The present study lends support to the statement that the environment affects the fetus and pre-existent maternal risk factors are potential causes to the development of cleft palate. The most damaging risk factor is the exposure to smoking (active or passive). The majority of literature mentions smoking as a risk factor that causes numerous types of congenital malformations, including CL/P. The proportion of women who smoke in developed countries is currently estimated in 24 %, while in developing countries it is around 7 %. It is estimated that tobacco consumption is rising at about 3.4 % per year. Globally, numbers say that each year, approximately 12 million women smoke during pregnancy (Little et al., 2004). A positive correlation has been found between alcohol intake and smoking. Alcohol is also a high, independent, risk factor for malformations (Leite et al., 2014). Likewise, alcohol is a known folic acid antagonist and as such has been shown to be associated with an increased risk of clefting (Romitti et al.). However, there is not enough evidence to prove that folate intake will help prevent CL/P. A systematic review and meta-analysis clarifies that multivitamin use inearly pregnancy may protect against oral clefts, but this association may be confounded by other lifestyle factors (Johnson & Little).

Obesity is a well known epidemic and it is affecting the entire world. The incidence of obesity in pregnancy has increased over the past two decades concomitant with an increasing prevalence among the general reproductive-age population (Racusin et al., 2012). Several studies suggest that maternal obesity is associated with an increased risk of neural tube defect and facial clefting. In a prospective study, it was established that obesity is a risk factor to the development of congenital defects and it is suggested as well that maternal obesity and diabetes mellitus may act synergistically in the pathogenesis of congenital anomalies (Moore et al., 2000).

Emotional stress during the antenatal period has previously been associated with congenital anomalies. In a large population-based cohort study it was found a significant statistical increase of the risk of oral cleft after maternal bereavement due to the death of a close relative. When mothers lost a relative due to a sudden death, the risk of oral cleft in the offspring was increased (OR: 1.76, 95% CI: 1.06; 2.94) (Ingstrup et al.). The evidence shows a positive relationship between stress factors during pregnancy and CL/P. Nevertheless, future studies could improve the methods by which stress factors, levels of maternal cortisol and the period in which life changing events occur are defined.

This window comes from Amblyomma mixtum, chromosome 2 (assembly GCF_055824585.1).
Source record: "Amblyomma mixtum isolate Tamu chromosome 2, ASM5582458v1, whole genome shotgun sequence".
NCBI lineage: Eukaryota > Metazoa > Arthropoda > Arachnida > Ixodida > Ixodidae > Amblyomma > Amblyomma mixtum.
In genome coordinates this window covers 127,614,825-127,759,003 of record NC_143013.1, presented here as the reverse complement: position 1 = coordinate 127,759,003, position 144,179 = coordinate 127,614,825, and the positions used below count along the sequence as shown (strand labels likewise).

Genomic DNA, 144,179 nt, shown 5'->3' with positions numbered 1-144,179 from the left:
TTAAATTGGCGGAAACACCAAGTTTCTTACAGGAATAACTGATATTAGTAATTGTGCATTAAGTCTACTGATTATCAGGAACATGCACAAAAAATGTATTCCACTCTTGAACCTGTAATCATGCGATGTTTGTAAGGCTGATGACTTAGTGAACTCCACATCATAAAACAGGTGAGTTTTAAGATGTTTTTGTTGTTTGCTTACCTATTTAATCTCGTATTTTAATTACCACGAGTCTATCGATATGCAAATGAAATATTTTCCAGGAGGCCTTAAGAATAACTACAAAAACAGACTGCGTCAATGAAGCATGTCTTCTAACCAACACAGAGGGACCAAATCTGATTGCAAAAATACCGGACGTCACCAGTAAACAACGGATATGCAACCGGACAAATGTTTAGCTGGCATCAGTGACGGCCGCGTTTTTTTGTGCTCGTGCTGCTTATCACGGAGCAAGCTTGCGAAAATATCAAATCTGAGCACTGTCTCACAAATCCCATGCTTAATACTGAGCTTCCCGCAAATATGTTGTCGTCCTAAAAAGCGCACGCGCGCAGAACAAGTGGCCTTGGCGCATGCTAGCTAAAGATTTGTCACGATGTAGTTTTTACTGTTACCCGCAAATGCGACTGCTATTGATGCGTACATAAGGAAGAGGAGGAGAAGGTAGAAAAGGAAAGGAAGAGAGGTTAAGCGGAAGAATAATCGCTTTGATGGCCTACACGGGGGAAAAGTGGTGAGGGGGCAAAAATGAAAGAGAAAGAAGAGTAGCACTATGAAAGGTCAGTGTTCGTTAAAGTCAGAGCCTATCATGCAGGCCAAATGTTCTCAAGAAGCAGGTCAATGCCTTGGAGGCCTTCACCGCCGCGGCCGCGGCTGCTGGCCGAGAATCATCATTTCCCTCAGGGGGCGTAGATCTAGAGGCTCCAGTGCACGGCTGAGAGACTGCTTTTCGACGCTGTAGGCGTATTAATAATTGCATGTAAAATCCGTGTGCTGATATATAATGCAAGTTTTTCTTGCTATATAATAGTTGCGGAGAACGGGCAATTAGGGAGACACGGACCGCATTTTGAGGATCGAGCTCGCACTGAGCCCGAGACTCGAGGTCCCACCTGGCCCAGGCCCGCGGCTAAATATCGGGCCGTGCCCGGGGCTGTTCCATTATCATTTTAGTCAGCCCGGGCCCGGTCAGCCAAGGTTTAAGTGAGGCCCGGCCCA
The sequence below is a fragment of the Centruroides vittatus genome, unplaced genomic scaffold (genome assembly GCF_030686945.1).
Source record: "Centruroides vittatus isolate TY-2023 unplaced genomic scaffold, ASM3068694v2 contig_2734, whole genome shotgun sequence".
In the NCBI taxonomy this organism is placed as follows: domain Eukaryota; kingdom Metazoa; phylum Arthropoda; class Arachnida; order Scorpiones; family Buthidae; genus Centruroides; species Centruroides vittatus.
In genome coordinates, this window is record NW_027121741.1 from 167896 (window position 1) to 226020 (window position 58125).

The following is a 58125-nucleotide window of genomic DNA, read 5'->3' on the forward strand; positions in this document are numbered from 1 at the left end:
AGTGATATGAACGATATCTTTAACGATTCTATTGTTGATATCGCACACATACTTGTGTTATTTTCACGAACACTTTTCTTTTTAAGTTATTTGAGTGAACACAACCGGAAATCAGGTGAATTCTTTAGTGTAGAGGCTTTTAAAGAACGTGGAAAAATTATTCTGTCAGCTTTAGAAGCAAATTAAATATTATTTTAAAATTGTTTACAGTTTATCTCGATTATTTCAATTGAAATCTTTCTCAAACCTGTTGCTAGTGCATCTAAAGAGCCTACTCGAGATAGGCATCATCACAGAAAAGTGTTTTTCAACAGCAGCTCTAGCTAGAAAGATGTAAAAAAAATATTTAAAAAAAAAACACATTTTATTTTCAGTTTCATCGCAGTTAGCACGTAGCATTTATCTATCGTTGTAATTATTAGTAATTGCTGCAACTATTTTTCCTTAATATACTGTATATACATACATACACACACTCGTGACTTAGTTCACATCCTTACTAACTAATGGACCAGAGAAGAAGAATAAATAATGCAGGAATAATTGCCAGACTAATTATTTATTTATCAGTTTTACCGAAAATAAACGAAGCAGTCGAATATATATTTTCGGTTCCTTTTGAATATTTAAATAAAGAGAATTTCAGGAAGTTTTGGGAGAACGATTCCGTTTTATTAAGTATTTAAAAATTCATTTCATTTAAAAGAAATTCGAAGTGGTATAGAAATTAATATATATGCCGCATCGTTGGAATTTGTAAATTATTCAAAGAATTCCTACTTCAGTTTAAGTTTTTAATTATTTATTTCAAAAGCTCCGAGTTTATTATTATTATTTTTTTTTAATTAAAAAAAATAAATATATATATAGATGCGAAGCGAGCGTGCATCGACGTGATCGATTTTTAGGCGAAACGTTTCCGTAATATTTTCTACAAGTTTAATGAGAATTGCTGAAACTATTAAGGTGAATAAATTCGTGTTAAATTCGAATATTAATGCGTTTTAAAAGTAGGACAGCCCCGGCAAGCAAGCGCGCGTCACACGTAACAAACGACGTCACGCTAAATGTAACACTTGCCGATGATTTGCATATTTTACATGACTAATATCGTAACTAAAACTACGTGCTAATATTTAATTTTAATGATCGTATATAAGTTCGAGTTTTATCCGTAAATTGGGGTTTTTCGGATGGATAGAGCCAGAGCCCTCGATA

One of the poorest relationships observed was between the use of corticoids and the development of CL/P. Studies showed that corticoids play only a small role in the origin of orofacial clefts (Källén; Hviid & Molgaard-Nielsen; Skuladottir et al.). Similarly, it has not been proven that there is a relationship between exposure to organic solvents and the disease. In one of the reviews it was observed that there is no convincing evidence that links occupational exposure to organic solvents during pregnancy and birth defects (Thulstrup & Bonde, 2006).

Air pollution could influence the development of oral clefts by various biologic mechanisms, including hemodynamic, anoxic events, oxidative stress and toxicity to certain cell populations during pregnancy (Hwang & Jaakkola). In a population-based case-control study, it was observed that exposure to outdoor air O3 during the first and second trimester of pregnancy may increase the risk of CL/P (Hwang & Jaakkola). However, a logistic regression study found that the evidence is not enough to establish an association between air pollutants and cleft defects (Marshall et al.).

Zinc is a co-factor for several metalloenzymes and a constituent of proteins, hormones and neuropeptides. It is crucial for embryonic development, cellular multiplication, differentiation and apoptosis, as well as for the integrity of cellular membranes (Krapels et al.). The role of maternal zinc nutrition in human oral clefts is unclear. A study showed that a poor maternal zinc status may become a risk factor only when zinc status is highly compromised, in another study they observed low maternal zinc is associated with the risk for having a child with CL/P (Krapels et al.; Munger et al.).

CONCLUSION

Through the results, we can conclude that the causes for cleft lip and cleft palate are multivariable.

The risk factor that had the highest relation with the development of cleft lip and palate was smoking. On the other end of the scale, acid folic intake had the least association with the development of these diseases. There are many risk factors that could not be thoroughly evaluated because of the many different methods and its non-precise measures. Nonetheless, all of the risk factors presented showed an increase in the development of cleft lip and/or cleft palate.

ACKNOWLEDGEMENTS

We would like to thank Dr. Brian Price, Dr. Hagen Klieb, Mark Ainlay for all their help. Sources of funding for research: PUBMED and Google scholar.

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Correspondence to:

Dra. Catalina Andrea Barrera Vega

7811 Yonge Street, Apt 708
Thornill, Ontario
CANADA

Emai: catabarrera87ster@gmail.com

Received: 03-06-2016
Accepted: 11-08-2016